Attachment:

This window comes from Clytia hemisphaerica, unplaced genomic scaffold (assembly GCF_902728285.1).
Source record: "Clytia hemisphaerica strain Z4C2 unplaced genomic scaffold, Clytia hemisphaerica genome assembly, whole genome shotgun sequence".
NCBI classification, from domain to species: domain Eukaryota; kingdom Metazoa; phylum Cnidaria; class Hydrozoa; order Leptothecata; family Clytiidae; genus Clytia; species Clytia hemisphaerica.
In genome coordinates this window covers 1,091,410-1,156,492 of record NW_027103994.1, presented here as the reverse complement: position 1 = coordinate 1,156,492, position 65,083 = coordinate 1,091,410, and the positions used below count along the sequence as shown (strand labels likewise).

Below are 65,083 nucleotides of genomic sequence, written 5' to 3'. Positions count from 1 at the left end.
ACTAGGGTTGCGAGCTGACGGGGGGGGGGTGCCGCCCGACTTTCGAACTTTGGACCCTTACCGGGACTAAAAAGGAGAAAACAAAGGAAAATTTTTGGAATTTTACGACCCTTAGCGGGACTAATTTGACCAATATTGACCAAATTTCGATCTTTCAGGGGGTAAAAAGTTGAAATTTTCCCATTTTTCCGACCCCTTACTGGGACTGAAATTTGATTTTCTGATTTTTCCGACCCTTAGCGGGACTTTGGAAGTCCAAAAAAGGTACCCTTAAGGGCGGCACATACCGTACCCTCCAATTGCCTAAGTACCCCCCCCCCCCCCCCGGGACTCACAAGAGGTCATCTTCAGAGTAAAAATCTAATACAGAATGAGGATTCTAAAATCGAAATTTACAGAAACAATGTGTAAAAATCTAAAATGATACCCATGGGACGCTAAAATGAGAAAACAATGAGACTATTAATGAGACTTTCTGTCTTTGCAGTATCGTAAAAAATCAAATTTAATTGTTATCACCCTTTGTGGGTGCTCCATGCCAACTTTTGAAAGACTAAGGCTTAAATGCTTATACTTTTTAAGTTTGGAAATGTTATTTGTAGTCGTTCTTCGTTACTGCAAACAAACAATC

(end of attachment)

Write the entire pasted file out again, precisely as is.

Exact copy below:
This window comes from Clytia hemisphaerica, unplaced genomic scaffold (assembly GCF_902728285.1).
Source record: "Clytia hemisphaerica strain Z4C2 unplaced genomic scaffold, Clytia hemisphaerica genome assembly, whole genome shotgun sequence".
NCBI classification, from domain to species: domain Eukaryota; kingdom Metazoa; phylum Cnidaria; class Hydrozoa; order Leptothecata; family Clytiidae; genus Clytia; species Clytia hemisphaerica.
In genome coordinates this window covers 1,091,410-1,156,492 of record NW_027103994.1, presented here as the reverse complement: position 1 = coordinate 1,156,492, position 65,083 = coordinate 1,091,410, and the positions used below count along the sequence as shown (strand labels likewise).

Below are 65,083 nucleotides of genomic sequence, written 5' to 3'. Positions count from 1 at the left end.
ACTAGGGTTGCGAGCTGACGGGGGGGGGGTGCCGCCCGACTTTCGAACTTTGGACCCTTACCGGGACTAAAAAGGAGAAAACAAAGGAAAATTTTTGGAATTTTACGACCCTTAGCGGGACTAATTTGACCAATATTGACCAAATTTCGATCTTTCAGGGGGTAAAAAGTTGAAATTTTCCCATTTTTCCGACCCCTTACTGGGACTGAAATTTGATTTTCTGATTTTTCCGACCCTTAGCGGGACTTTGGAAGTCCAAAAAAGGTACCCTTAAGGGCGGCACATACCGTACCCTCCAATTGCCTAAGTACCCCCCCCCCCCCCCCGGGACTCACAAGAGGTCATCTTCAGAGTAAAAATCTAATACAGAATGAGGATTCTAAAATCGAAATTTACAGAAACAATGTGTAAAAATCTAAAATGATACCCATGGGACGCTAAAATGAGAAAACAATGAGACTATTAATGAGACTTTCTGTCTTTGCAGTATCGTAAAAAATCAAATTTAATTGTTATCACCCTTTGTGGGTGCTCCATGCCAACTTTTGAAAGACTAAGGCTTAAATGCTTATACTTTTTAAGTTTGGAAATGTTATTTGTAGTCGTTCTTCGTTACTGCAAACAAACAATC